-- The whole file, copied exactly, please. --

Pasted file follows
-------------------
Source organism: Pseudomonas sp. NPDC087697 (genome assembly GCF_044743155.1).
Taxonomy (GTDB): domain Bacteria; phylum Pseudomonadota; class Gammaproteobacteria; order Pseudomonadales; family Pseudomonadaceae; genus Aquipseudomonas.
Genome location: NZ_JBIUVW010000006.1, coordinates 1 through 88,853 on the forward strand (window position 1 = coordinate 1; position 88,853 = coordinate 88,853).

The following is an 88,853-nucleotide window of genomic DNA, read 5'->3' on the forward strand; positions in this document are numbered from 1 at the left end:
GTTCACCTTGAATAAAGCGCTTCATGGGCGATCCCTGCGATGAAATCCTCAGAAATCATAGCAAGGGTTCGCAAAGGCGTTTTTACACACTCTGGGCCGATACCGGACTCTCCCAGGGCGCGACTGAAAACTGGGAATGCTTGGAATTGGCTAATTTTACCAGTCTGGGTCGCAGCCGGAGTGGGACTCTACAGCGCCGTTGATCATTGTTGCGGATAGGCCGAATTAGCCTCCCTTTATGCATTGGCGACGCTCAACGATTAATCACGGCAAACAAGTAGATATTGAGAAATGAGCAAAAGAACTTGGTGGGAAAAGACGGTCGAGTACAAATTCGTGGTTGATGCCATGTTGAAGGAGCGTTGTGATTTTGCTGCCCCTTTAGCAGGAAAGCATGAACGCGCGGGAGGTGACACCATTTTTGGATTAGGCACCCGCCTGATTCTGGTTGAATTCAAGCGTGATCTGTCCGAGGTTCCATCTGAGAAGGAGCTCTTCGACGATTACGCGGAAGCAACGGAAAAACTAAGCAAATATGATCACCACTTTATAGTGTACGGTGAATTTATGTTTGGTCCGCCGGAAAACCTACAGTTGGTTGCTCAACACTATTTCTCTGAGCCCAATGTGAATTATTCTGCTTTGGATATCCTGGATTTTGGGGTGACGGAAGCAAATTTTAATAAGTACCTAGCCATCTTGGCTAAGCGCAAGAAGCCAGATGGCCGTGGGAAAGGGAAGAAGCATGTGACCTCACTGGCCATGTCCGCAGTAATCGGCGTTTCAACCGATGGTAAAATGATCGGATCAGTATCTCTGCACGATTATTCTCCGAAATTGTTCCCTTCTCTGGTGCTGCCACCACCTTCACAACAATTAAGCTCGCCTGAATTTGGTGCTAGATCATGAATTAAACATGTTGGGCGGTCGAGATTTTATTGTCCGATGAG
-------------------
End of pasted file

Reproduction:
Source organism: Pseudomonas sp. NPDC087697 (genome assembly GCF_044743155.1).
Taxonomy (GTDB): domain Bacteria; phylum Pseudomonadota; class Gammaproteobacteria; order Pseudomonadales; family Pseudomonadaceae; genus Aquipseudomonas.
Genome location: NZ_JBIUVW010000006.1, coordinates 1 through 88,853 on the forward strand (window position 1 = coordinate 1; position 88,853 = coordinate 88,853).

The following is an 88,853-nucleotide window of genomic DNA, read 5'->3' on the forward strand; positions in this document are numbered from 1 at the left end:
GTTCACCTTGAATAAAGCGCTTCATGGGCGATCCCTGCGATGAAATCCTCAGAAATCATAGCAAGGGTTCGCAAAGGCGTTTTTACACACTCTGGGCCGATACCGGACTCTCCCAGGGCGCGACTGAAAACTGGGAATGCTTGGAATTGGCTAATTTTACCAGTCTGGGTCGCAGCCGGAGTGGGACTCTACAGCGCCGTTGATCATTGTTGCGGATAGGCCGAATTAGCCTCCCTTTATGCATTGGCGACGCTCAACGATTAATCACGGCAAACAAGTAGATATTGAGAAATGAGCAAAAGAACTTGGTGGGAAAAGACGGTCGAGTACAAATTCGTGGTTGATGCCATGTTGAAGGAGCGTTGTGATTTTGCTGCCCCTTTAGCAGGAAAGCATGAACGCGCGGGAGGTGACACCATTTTTGGATTAGGCACCCGCCTGATTCTGGTTGAATTCAAGCGTGATCTGTCCGAGGTTCCATCTGAGAAGGAGCTCTTCGACGATTACGCGGAAGCAACGGAAAAACTAAGCAAATATGATCACCACTTTATAGTGTACGGTGAATTTATGTTTGGTCCGCCGGAAAACCTACAGTTGGTTGCTCAACACTATTTCTCTGAGCCCAATGTGAATTATTCTGCTTTGGATATCCTGGATTTTGGGGTGACGGAAGCAAATTTTAATAAGTACCTAGCCATCTTGGCTAAGCGCAAGAAGCCAGATGGCCGTGGGAAAGGGAAGAAGCATGTGACCTCACTGGCCATGTCCGCAGTAATCGGCGTTTCAACCGATGGTAAAATGATCGGATCAGTATCTCTGCACGATTATTCTCCGAAATTGTTCCCTTCTCTGGTGCTGCCACCACCTTCACAACAATTAAGCTCGCCTGAATTTGGTGCTAGATCATGAATTAAACATGTTGGGCGGTCGAGATTTTATTGTCCGATGAG